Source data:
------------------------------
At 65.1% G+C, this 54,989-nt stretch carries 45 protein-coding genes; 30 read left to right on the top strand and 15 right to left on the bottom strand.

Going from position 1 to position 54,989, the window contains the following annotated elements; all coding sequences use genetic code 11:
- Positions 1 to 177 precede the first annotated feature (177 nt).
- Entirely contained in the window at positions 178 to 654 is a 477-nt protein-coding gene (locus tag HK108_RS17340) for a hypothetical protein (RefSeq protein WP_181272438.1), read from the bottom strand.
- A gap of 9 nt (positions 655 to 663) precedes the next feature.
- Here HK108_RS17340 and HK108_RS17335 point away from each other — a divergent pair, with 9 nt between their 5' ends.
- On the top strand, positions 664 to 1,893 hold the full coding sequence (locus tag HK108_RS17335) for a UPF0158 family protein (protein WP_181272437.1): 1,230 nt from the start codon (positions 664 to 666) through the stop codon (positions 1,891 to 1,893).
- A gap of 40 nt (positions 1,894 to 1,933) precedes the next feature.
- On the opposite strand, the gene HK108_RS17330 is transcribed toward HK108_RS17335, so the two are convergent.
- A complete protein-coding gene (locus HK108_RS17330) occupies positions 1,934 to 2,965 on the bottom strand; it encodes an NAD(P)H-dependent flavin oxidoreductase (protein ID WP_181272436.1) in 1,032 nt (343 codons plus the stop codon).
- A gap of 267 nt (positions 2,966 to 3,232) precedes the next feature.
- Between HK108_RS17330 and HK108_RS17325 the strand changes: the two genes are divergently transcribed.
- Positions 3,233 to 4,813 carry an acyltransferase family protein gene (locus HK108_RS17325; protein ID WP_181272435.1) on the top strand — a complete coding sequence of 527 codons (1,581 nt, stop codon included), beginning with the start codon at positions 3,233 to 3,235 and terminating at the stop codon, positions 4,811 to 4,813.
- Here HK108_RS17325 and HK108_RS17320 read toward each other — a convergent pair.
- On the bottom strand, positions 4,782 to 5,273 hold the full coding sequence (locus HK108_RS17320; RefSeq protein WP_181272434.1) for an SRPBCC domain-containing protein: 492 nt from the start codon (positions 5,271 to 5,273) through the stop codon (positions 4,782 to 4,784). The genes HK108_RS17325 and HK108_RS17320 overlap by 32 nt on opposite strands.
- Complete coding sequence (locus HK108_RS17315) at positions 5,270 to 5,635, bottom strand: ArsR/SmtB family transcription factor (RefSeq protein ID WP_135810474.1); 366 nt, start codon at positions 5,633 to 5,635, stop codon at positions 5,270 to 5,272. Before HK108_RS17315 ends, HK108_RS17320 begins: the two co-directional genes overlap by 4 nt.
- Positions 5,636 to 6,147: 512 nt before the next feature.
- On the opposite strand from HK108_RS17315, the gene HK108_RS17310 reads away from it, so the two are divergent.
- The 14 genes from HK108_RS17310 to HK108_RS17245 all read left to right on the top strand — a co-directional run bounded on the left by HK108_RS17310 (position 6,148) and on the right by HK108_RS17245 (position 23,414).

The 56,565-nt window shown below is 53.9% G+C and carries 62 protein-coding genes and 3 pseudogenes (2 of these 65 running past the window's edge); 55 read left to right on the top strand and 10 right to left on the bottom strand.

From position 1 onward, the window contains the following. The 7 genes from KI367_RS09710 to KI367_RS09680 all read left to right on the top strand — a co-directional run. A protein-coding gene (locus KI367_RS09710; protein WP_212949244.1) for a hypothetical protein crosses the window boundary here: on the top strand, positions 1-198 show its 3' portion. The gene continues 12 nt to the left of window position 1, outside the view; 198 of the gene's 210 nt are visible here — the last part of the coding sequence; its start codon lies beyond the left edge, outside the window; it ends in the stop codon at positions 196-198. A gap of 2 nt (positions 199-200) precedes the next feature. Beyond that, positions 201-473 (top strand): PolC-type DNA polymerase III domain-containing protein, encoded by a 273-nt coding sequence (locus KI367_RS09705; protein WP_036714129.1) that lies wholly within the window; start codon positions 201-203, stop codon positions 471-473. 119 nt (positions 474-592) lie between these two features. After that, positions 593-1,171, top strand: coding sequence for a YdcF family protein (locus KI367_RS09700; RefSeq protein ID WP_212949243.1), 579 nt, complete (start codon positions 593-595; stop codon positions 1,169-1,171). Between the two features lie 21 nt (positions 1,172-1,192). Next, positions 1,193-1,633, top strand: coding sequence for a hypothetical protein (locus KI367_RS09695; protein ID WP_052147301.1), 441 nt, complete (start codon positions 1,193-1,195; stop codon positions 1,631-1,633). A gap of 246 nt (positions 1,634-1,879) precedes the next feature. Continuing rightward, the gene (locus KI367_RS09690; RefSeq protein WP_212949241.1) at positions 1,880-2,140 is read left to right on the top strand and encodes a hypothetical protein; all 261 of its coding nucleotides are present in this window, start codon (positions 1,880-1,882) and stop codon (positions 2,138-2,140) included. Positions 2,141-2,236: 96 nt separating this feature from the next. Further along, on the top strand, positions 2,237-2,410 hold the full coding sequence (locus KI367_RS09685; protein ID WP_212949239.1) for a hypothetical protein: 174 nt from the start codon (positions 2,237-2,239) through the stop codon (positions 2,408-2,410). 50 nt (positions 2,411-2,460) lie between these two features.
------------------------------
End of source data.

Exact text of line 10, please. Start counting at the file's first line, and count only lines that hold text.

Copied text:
- A complete protein-coding gene (locus HK108_RS17330) occupies positions 1,934 to 2,965 on the bottom strand; it encodes an NAD(P)H-dependent flavin oxidoreductase (protein ID WP_181272436.1) in 1,032 nt (343 codons plus the stop codon).